The smaller man appeared in the doorway now, the woman oblivious to his presence. But the half-dozen cats dotted around the room weren’t. With some kind of feline sixth sense they began to yowl. First one, then another.

The smaller man moved fast, taking the last few steps in under a second, flicking off the plastic cap of the syringe as he did. As she turned, he plunged the tip of the syringe into her left buttock and pushed down on the barrel.

As she started to scream, the taller man wrapped his arms around her. The smaller man clamped his free hand over her mouth. A cat hissed and jumped on to the TV set where it stared, unblinking, as its owner slumped to the floor. Her mouth was open. So were her eyes. The expression on her face was one of complete bewilderment.

‘OK, let’s get her into the chair.’

Together, they hauled her into the solitary armchair, hands resting in her lap. The smaller man folded down her eyelids with thumb and index finger, then stepped back to admire his handiwork.

‘She looks too posed,’ said the taller man.

‘You’re right.’ The smaller man bent down and pulled at her right foot so that one leg was splayed at an angle. A final check. ‘Perfect,’ he said, bending down to retrieve the plastic cap of the syringe.

‘What about the cats?’

‘What about them?’

‘Well, won’t they starve?’

The smaller man took one final look at the dead old lady in the armchair.

‘They got a good three weeks’ supply right there.’


Stafford Van Straten appeared to be on the edge of an aneurysm. He combed his mane of blond hair with one hand while his mouth opened and closed with all the articulacy of a goldfish. ‘You’re putting Lock in charge of this?’

His father pulled him to one side, out of earshot of his entourage. ‘I know you and he don’t get on, for whatever reason, but we can use him right now,’ he said, ignoring the fact that they both knew the reason Stafford and Lock didn’t see eye to eye. As reasons went it wasn’t one Nicholas Van Straten was likely to forget either. It was a reason that had cost him no end of sleepless nights, and a quarter of a million dollars.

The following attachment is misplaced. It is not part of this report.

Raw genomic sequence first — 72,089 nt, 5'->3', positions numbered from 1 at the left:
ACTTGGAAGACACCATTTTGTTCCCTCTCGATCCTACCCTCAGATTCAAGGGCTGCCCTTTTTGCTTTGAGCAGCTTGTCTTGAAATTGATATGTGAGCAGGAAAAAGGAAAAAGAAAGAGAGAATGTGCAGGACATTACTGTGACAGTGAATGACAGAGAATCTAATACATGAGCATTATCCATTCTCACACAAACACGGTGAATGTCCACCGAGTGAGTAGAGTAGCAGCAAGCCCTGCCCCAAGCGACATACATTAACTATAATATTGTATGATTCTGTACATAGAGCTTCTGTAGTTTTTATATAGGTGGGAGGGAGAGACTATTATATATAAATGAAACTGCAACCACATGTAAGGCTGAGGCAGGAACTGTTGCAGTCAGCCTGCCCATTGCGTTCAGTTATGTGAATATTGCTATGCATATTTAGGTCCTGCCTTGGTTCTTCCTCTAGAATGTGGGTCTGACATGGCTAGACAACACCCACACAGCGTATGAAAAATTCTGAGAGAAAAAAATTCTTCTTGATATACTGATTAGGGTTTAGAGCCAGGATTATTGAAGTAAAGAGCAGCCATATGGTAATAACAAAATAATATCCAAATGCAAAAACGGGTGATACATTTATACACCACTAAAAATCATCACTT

‘But Richard Hulme’s not our problem.’

‘Listen to me. Whatever our problems with Richard Hulme, or whatever our lawyers are saying—’ Nicholas Van Straten stopped, lowering his voice to an urgent hiss. ‘A child is missing. What if it were you?’

Stafford smirked. ‘I’m hardly a child.’

‘Precisely, so stop behaving like one.’

Dismissing his son with a turn of his shoulder, Nicholas Van Straten waved Ty over. ‘Tyrone?’

‘Yes, sir.’

‘Any luck getting hold of Ryan?’

‘He’s still off comms.’

‘In English please, Tyrone.’

‘His cell’s switched off.’

‘OK, as soon as you get hold of him, I want him in here for a briefing. In the meantime, can you start actioning our other procedures?’

‘Yes, sir.’

Stafford strode into his office, picked up the putter leaning in the corner and swung it like a baseball bat, narrowly avoiding his desk. He was the heir apparent, the man who’d be running the company one day, and he wasn’t even asked for his opinion. The building’s super had more say in the running of the company than he did.

The door into the executive bathroom was ajar and he caught sight of his own reflection. He paused, pleased by his own image, by the bright blue eyes and thick blond hair, both inherited from his mother. Only his father’s weak chin let him down. With a solid chin it would have been a face for the front cover ofFortunemagazine. The face of a man born to greatness.

‘You look real pretty.’

Stafford spun round to see Brand framed in the doorway. He let the club fall into a more conventional position and mimed sinking a twelve-footer. ‘Don’t you know to knock first?’ he asked, feeling like he’d been caught with his pants down.

Brand put a hand on his shoulder. ‘Don’t let the old man get to you.’

‘This was our chance to get past all this animal rights crap. Why couldn’t he have given this to one of your guys? I mean, anyone butLock. I hate that guy.’ Stafford kicked out at the wall with the point of his English-made leather Oxford brogues.

‘You’re not the only one.’

‘So what do we do about him?’

‘Can’t you have a word with your old man? Maybe suggest to him that it’s time Lock pursues other opportunities outside the company.’

Stafford smiled. ‘And make you head of security?’

‘Hey, that’s not a bad idea.’

‘He won’t go for it. Not after what’s happened. He thinks the sun rises out of Lock’s asshole.’